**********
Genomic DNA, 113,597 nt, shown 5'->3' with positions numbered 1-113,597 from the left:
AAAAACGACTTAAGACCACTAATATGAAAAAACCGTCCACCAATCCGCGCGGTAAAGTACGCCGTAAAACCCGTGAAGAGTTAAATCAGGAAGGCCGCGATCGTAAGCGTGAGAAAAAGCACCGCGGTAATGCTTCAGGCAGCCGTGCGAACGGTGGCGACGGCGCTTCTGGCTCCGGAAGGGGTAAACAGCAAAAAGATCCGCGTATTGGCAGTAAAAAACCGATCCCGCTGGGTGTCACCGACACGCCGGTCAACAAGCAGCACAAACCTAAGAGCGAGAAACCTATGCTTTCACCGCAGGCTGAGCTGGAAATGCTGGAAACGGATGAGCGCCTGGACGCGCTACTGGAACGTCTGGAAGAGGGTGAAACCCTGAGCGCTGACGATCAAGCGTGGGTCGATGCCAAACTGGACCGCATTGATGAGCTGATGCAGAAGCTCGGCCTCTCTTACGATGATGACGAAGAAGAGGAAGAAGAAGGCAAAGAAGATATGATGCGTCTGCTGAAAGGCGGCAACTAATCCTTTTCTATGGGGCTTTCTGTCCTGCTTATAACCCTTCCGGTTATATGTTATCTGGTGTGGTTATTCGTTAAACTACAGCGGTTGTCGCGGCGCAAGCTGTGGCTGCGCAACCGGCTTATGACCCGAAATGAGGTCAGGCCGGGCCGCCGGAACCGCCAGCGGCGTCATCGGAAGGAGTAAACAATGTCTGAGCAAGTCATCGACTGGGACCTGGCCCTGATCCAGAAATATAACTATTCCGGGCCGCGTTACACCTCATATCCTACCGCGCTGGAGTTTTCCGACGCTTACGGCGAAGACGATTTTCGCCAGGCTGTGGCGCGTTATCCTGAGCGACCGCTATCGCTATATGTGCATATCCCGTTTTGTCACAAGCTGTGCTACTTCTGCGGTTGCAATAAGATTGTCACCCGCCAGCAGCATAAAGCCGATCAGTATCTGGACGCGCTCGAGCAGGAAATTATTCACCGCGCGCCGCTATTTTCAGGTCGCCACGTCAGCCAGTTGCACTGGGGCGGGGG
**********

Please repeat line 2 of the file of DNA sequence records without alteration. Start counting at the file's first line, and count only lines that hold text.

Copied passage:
AAAAACGACTTAAGACCACTAATATGAAAAAACCGTCCACCAATCCGCGCGGTAAAGTACGCCGTAAAACCCGTGAAGAGTTAAATCAGGAAGGCCGCGATCGTAAGCGTGAGAAAAAGCACCGCGGTAATGCTTCAGGCAGCCGTGCGAACGGTGGCGACGGCGCTTCTGGCTCCGGAAGGGGTAAACAGCAAAAAGATCCGCGTATTGGCAGTAAAAAACCGATCCCGCTGGGTGTCACCGACACGCCGGTCAACAAGCAGCACAAACCTAAGAGCGAGAAACCTATGCTTTCACCGCAGGCTGAGCTGGAAATGCTGGAAACGGATGAGCGCCTGGACGCGCTACTGGAACGTCTGGAAGAGGGTGAAACCCTGAGCGCTGACGATCAAGCGTGGGTCGATGCCAAACTGGACCGCATTGATGAGCTGATGCAGAAGCTCGGCCTCTCTTACGATGATGACGAAGAAGAGGAAGAAGAAGGCAAAGAAGATATGATGCGTCTGCTGAAAGGCGGCAACTAATCCTTTTCTATGGGGCTTTCTGTCCTGCTTATAACCCTTCCGGTTATATGTTATCTGGTGTGGTTATTCGTTAAACTACAGCGGTTGTCGCGGCGCAAGCTGTGGCTGCGCAACCGGCTTATGACCCGAAATGAGGTCAGGCCGGGCCGCCGGAACCGCCAGCGGCGTCATCGGAAGGAGTAAACAATGTCTGAGCAAGTCATCGACTGGGACCTGGCCCTGATCCAGAAATATAACTATTCCGGGCCGCGTTACACCTCATATCCTACCGCGCTGGAGTTTTCCGACGCTTACGGCGAAGACGATTTTCGCCAGGCTGTGGCGCGTTATCCTGAGCGACCGCTATCGCTATATGTGCATATCCCGTTTTGTCACAAGCTGTGCTACTTCTGCGGTTGCAATAAGATTGTCACCCGCCAGCAGCATAAAGCCGATCAGTATCTGGACGCGCTCGAGCAGGAAATTATTCACCGCGCGCCGCTATTTTCAGGTCGCCACGTCAGCCAGTTGCACTGGGGCGGGGG